6. Navy Yard

On the waterfront at Navy Yard on a somber day in Washington DC.
Explore the waterfront at Navy Yard.Foto: Jon Bilous / Shutterstock

Waterfront leisure with a touch of greenery.

Relax by the Anacostia River in this revitalized Washington DC neighborhood, featuring parks, waterfront trails, and great views. Check out The Yards Park, an urban green space with a splash pool, or visit the nearby National Museum of the US Navy.

Catch a game at Nationals Park, home of the Washington Nationals baseball team, or enjoy a meal at one of the many restaurants and breweries in the area. The neighborhood also offers kayak and paddleboard rentals for those looking to explore the river up close.

7. Shaw

Historic Victorian homes in the Shaw area of Washington DC.
Shaw has a buzzing arts scene going on.Foto: srhtk / Shutterstock

Historic roots with a trendy twist.

Discover Shaw's rich history, beautiful Victorian architecture, and thriving arts scene, including the colorful murals and public art installations that adorn the neighborhood. Visit the historic Howard Theatre, a landmark in African-American history, or explore the extensive dining and nightlife options around Blagden Alley and the nearby U Street Corridor.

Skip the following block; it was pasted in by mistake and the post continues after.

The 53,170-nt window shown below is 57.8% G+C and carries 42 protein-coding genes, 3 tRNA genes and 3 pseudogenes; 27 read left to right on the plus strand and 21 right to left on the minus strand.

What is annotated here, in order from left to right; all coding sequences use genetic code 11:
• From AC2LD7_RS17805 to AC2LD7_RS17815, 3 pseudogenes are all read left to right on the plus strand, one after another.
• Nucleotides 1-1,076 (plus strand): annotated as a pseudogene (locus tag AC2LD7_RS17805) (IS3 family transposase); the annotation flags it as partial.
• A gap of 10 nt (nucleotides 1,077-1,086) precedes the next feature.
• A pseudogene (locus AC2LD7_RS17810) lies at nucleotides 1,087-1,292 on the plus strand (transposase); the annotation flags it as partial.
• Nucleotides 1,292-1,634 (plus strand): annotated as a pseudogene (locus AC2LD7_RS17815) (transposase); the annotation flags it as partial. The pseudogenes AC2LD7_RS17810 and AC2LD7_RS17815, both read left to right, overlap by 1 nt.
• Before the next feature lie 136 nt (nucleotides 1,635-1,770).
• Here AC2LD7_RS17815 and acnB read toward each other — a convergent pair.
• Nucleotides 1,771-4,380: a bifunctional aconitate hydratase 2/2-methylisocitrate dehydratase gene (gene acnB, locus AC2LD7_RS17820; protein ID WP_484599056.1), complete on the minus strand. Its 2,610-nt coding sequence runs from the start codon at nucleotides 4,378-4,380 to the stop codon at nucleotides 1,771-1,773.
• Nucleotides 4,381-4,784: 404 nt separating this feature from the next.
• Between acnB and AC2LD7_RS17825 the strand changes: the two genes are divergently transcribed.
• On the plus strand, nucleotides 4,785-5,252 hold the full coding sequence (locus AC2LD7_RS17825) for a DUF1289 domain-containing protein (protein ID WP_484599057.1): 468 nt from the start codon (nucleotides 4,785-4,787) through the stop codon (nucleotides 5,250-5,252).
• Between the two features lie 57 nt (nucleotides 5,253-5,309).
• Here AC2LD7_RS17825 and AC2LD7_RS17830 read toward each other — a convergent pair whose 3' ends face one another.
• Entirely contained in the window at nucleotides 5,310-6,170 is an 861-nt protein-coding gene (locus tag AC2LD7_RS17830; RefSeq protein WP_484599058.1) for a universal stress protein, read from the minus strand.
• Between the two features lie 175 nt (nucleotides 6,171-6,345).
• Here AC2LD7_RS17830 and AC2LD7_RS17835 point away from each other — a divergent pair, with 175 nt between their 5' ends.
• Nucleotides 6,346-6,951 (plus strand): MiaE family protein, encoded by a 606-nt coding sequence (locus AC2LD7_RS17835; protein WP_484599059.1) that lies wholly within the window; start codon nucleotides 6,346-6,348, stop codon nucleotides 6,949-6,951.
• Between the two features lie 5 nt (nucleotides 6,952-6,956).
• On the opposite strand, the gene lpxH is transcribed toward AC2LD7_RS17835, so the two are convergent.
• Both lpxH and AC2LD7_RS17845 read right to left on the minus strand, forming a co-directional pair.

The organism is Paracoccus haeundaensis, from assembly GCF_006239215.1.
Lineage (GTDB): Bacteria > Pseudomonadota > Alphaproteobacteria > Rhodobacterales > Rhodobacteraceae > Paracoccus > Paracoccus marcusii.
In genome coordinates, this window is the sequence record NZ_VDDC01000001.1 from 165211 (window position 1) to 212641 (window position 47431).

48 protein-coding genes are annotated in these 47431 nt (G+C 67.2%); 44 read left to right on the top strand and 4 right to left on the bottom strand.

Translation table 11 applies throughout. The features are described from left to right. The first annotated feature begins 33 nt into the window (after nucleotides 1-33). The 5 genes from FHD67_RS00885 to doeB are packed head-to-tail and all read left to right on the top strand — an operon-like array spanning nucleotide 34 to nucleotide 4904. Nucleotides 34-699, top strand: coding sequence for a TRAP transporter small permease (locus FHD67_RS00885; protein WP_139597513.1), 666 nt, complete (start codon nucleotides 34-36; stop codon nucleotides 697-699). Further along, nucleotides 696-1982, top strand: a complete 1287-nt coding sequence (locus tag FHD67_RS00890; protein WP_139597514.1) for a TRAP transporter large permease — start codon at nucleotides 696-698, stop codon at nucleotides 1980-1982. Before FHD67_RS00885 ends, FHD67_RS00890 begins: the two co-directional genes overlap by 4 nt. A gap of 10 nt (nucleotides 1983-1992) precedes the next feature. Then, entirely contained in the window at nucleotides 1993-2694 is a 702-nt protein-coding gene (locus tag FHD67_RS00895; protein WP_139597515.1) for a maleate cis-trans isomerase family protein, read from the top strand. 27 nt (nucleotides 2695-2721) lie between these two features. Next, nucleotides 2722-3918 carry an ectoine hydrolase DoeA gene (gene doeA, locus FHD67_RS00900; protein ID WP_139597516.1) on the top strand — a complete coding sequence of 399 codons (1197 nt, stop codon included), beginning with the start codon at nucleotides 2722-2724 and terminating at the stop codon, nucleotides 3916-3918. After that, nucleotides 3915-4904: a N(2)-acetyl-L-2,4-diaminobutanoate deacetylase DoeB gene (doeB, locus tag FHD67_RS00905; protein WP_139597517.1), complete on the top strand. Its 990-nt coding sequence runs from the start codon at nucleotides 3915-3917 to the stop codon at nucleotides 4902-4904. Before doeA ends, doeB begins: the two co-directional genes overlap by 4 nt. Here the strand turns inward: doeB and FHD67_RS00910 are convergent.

8. Cleveland Park

Green trees flourishing in Cleveland Park in Washington DC.
Cleveland Park is a family-friendly place to go visit.Foto: refrina / Shutterstock

A charming, family-friendly oasis.

Nestled in Northwest DC, Cleveland Park offers a quaint, family-friendly atmosphere with its tree-lined streets, historic homes, and a variety of restaurants and shops along Connecticut Avenue. Visit the Smithsonian's National Zoo, one of the oldest zoos in the United States, or enjoy a movie at the historic Uptown Theater. Nature lovers can explore Rock Creek Park, which offers trails, picnic areas, and even horseback riding.

9. Southwest Waterfront

Buildings and green trees in Washington's DC's Southwest Waterfront area.
You might better know this area as The Wharf.Foto: Andrei Medvedev / Shutterstock

A modern gem with a nautical twist.

Southwest Waterfront, also known as The Wharf, is a recently revitalized area with stunning waterfront views, great dining options, and endless entertainment choices. Visit the Municipal Fish Market, the oldest continuously operating open-air fish market in the United States, or take a scenic cruise along the Potomac River. Catch a concert at The Anthem, a state-of-the-art music venue, or enjoy a leisurely stroll along the waterfront promenade.